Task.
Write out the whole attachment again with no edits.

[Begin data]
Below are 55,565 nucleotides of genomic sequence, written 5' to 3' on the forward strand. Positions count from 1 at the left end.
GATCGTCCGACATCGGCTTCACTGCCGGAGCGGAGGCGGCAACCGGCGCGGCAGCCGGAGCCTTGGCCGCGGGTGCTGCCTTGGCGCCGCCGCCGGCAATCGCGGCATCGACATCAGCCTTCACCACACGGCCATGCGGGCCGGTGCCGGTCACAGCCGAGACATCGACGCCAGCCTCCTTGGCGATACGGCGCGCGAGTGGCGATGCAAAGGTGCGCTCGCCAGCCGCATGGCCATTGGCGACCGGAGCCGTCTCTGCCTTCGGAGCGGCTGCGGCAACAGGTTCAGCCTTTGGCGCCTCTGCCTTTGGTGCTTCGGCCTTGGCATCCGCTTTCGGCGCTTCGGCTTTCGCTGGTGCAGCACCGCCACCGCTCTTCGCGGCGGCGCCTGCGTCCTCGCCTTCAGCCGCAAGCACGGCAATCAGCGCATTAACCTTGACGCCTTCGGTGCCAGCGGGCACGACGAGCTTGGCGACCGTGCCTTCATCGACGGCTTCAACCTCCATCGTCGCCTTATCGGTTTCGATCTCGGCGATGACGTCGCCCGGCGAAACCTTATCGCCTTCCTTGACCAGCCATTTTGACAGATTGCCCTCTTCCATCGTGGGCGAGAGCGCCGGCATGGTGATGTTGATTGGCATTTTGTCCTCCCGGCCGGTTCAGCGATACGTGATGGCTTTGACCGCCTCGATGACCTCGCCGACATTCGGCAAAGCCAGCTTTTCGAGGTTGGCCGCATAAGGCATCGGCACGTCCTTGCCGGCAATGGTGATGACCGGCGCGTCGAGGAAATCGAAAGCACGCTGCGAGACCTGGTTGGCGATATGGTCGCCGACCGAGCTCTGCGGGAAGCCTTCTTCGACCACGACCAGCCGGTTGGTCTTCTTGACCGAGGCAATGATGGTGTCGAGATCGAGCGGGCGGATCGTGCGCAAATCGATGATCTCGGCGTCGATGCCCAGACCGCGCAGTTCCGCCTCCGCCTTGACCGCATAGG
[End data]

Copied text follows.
Below are 55,565 nucleotides of genomic sequence, written 5' to 3' on the forward strand. Positions count from 1 at the left end.
GATCGTCCGACATCGGCTTCACTGCCGGAGCGGAGGCGGCAACCGGCGCGGCAGCCGGAGCCTTGGCCGCGGGTGCTGCCTTGGCGCCGCCGCCGGCAATCGCGGCATCGACATCAGCCTTCACCACACGGCCATGCGGGCCGGTGCCGGTCACAGCCGAGACATCGACGCCAGCCTCCTTGGCGATACGGCGCGCGAGTGGCGATGCAAAGGTGCGCTCGCCAGCCGCATGGCCATTGGCGACCGGAGCCGTCTCTGCCTTCGGAGCGGCTGCGGCAACAGGTTCAGCCTTTGGCGCCTCTGCCTTTGGTGCTTCGGCCTTGGCATCCGCTTTCGGCGCTTCGGCTTTCGCTGGTGCAGCACCGCCACCGCTCTTCGCGGCGGCGCCTGCGTCCTCGCCTTCAGCCGCAAGCACGGCAATCAGCGCATTAACCTTGACGCCTTCGGTGCCAGCGGGCACGACGAGCTTGGCGACCGTGCCTTCATCGACGGCTTCAACCTCCATCGTCGCCTTATCGGTTTCGATCTCGGCGATGACGTCGCCCGGCGAAACCTTATCGCCTTCCTTGACCAGCCATTTTGACAGATTGCCCTCTTCCATCGTGGGCGAGAGCGCCGGCATGGTGATGTTGATTGGCATTTTGTCCTCCCGGCCGGTTCAGCGATACGTGATGGCTTTGACCGCCTCGATGACCTCGCCGACATTCGGCAAAGCCAGCTTTTCGAGGTTGGCCGCATAAGGCATCGGCACGTCCTTGCCGGCAATGGTGATGACCGGCGCGTCGAGGAAATCGAAAGCACGCTGCGAGACCTGGTTGGCGATATGGTCGCCGACCGAGCTCTGCGGGAAGCCTTCTTCGACCACGACCAGCCGGTTGGTCTTCTTGACCGAGGCAATGATGGTGTCGAGATCGAGCGGGCGGATCGTGCGCAAATCGATGATCTCGGCGTCGATGCCCAGACCGCGCAGTTCCGCCTCCGCCTTGACCGCATAGG